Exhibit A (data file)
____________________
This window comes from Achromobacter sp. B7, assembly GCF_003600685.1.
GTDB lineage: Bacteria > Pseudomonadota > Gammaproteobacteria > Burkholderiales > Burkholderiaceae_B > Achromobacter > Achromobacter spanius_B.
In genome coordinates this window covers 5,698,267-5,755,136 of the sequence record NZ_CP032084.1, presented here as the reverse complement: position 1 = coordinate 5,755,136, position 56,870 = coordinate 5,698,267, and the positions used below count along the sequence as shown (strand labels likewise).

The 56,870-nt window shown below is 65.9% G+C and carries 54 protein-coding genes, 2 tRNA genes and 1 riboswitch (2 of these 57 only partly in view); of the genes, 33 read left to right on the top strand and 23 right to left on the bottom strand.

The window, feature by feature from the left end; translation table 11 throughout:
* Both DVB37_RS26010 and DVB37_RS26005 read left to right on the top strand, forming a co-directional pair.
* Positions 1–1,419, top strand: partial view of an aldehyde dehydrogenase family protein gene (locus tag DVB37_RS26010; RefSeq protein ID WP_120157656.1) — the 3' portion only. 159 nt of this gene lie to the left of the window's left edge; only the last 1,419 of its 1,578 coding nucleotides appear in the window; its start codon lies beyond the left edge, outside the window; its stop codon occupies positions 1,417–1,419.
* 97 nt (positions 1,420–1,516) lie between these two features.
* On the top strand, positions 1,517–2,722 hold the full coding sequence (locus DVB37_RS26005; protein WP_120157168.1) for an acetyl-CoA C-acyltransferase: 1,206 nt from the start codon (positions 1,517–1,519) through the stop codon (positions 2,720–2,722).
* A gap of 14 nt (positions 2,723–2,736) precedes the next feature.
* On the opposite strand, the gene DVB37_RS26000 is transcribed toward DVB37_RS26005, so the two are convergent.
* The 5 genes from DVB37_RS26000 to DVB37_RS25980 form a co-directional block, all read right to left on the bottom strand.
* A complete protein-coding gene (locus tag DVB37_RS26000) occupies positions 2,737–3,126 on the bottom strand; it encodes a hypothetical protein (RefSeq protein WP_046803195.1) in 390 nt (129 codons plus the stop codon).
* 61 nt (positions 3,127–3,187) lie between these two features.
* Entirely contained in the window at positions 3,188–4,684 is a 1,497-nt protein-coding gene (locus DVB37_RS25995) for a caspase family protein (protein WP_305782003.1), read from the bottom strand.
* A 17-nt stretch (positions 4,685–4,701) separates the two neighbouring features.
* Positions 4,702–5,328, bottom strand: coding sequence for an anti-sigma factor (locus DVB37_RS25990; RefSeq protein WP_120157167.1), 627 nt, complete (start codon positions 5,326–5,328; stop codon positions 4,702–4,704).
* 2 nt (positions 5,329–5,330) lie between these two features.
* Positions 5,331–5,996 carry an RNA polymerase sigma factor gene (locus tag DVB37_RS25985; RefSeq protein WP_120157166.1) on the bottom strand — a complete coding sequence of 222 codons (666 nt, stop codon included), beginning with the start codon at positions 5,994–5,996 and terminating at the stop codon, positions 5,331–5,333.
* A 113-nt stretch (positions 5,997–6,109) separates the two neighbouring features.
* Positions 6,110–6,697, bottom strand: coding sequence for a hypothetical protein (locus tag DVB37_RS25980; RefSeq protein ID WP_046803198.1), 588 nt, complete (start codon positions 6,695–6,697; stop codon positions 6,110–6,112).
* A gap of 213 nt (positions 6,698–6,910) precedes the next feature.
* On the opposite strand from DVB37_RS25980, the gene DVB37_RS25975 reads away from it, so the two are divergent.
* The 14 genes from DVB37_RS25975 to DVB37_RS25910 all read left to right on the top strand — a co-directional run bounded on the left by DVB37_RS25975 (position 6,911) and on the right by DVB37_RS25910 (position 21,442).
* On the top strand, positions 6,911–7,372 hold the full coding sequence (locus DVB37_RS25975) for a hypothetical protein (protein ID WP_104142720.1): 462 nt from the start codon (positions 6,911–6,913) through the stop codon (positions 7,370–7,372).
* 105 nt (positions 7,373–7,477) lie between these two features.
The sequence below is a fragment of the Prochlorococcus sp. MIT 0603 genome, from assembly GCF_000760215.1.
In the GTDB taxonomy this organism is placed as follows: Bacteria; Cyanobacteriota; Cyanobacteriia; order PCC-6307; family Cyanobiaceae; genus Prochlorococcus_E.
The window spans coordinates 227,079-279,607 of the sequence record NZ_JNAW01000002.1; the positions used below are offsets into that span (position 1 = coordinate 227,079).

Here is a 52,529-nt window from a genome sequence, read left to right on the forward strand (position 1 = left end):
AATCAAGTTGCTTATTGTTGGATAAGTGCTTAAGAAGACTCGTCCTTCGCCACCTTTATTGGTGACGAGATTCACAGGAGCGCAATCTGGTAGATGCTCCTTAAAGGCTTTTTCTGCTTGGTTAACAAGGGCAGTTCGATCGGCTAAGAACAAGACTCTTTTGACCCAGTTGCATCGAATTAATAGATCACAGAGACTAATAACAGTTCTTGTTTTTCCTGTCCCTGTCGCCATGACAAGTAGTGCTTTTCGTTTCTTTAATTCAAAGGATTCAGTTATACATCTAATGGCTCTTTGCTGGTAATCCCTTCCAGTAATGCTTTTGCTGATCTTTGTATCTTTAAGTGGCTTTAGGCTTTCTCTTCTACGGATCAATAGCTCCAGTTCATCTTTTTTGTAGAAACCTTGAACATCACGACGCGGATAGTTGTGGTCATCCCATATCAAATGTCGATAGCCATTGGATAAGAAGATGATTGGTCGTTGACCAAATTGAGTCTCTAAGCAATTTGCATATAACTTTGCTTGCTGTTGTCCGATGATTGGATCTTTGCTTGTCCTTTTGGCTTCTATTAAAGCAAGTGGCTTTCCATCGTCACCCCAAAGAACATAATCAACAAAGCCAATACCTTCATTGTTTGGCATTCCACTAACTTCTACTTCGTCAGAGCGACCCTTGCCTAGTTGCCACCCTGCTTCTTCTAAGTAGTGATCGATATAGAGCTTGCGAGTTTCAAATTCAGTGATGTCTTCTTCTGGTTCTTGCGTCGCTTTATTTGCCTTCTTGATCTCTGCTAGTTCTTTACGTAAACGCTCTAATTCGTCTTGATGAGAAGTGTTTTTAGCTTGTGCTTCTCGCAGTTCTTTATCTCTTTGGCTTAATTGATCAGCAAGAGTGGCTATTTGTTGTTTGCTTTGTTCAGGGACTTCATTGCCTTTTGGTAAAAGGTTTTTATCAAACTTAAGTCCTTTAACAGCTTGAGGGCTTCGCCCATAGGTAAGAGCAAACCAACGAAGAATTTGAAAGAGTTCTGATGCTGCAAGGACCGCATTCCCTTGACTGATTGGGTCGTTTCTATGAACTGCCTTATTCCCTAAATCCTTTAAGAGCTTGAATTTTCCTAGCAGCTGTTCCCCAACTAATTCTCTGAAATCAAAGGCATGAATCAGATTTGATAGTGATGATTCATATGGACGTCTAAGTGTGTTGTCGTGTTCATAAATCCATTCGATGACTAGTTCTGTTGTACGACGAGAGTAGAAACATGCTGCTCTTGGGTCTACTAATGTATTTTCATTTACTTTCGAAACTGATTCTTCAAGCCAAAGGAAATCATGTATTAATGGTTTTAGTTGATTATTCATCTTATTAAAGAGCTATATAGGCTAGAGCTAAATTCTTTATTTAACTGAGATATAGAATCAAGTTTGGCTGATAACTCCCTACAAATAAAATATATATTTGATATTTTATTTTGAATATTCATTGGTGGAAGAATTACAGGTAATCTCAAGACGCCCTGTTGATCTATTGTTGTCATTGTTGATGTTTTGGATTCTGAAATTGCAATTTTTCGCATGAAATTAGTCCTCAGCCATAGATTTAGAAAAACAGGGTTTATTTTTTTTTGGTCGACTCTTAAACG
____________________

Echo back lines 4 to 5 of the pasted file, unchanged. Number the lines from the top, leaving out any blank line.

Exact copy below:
The 56,870-nt window shown below is 65.9% G+C and carries 54 protein-coding genes, 2 tRNA genes and 1 riboswitch (2 of these 57 only partly in view); of the genes, 33 read left to right on the top strand and 23 right to left on the bottom strand.

The window, feature by feature from the left end; translation table 11 throughout: